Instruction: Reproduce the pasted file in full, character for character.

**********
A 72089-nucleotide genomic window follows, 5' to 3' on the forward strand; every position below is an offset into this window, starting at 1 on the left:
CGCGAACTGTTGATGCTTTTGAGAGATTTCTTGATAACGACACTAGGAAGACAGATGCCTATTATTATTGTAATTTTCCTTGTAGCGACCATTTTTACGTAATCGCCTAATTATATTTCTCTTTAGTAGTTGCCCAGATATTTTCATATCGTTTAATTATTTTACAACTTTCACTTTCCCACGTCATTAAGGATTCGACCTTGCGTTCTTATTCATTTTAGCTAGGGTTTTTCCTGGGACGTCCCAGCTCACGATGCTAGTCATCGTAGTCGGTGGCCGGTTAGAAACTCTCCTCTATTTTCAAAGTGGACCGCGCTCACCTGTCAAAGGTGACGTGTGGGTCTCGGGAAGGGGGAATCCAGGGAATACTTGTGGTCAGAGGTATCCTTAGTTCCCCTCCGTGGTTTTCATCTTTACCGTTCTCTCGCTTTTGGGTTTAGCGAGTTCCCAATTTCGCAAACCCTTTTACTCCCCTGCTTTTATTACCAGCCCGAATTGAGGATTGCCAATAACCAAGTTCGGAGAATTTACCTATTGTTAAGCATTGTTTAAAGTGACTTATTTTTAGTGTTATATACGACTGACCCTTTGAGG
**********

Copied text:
A 72089-nucleotide genomic window follows, 5' to 3' on the forward strand; every position below is an offset into this window, starting at 1 on the left:
CGCGAACTGTTGATGCTTTTGAGAGATTTCTTGATAACGACACTAGGAAGACAGATGCCTATTATTATTGTAATTTTCCTTGTAGCGACCATTTTTACGTAATCGCCTAATTATATTTCTCTTTAGTAGTTGCCCAGATATTTTCATATCGTTTAATTATTTTACAACTTTCACTTTCCCACGTCATTAAGGATTCGACCTTGCGTTCTTATTCATTTTAGCTAGGGTTTTTCCTGGGACGTCCCAGCTCACGATGCTAGTCATCGTAGTCGGTGGCCGGTTAGAAACTCTCCTCTATTTTCAAAGTGGACCGCGCTCACCTGTCAAAGGTGACGTGTGGGTCTCGGGAAGGGGGAATCCAGGGAATACTTGTGGTCAGAGGTATCCTTAGTTCCCCTCCGTGGTTTTCATCTTTACCGTTCTCTCGCTTTTGGGTTTAGCGAGTTCCCAATTTCGCAAACCCTTTTACTCCCCTGCTTTTATTACCAGCCCGAATTGAGGATTGCCAATAACCAAGTTCGGAGAATTTACCTATTGTTAAGCATTGTTTAAAGTGACTTATTTTTAGTGTTATATACGACTGACCCTTTGAGG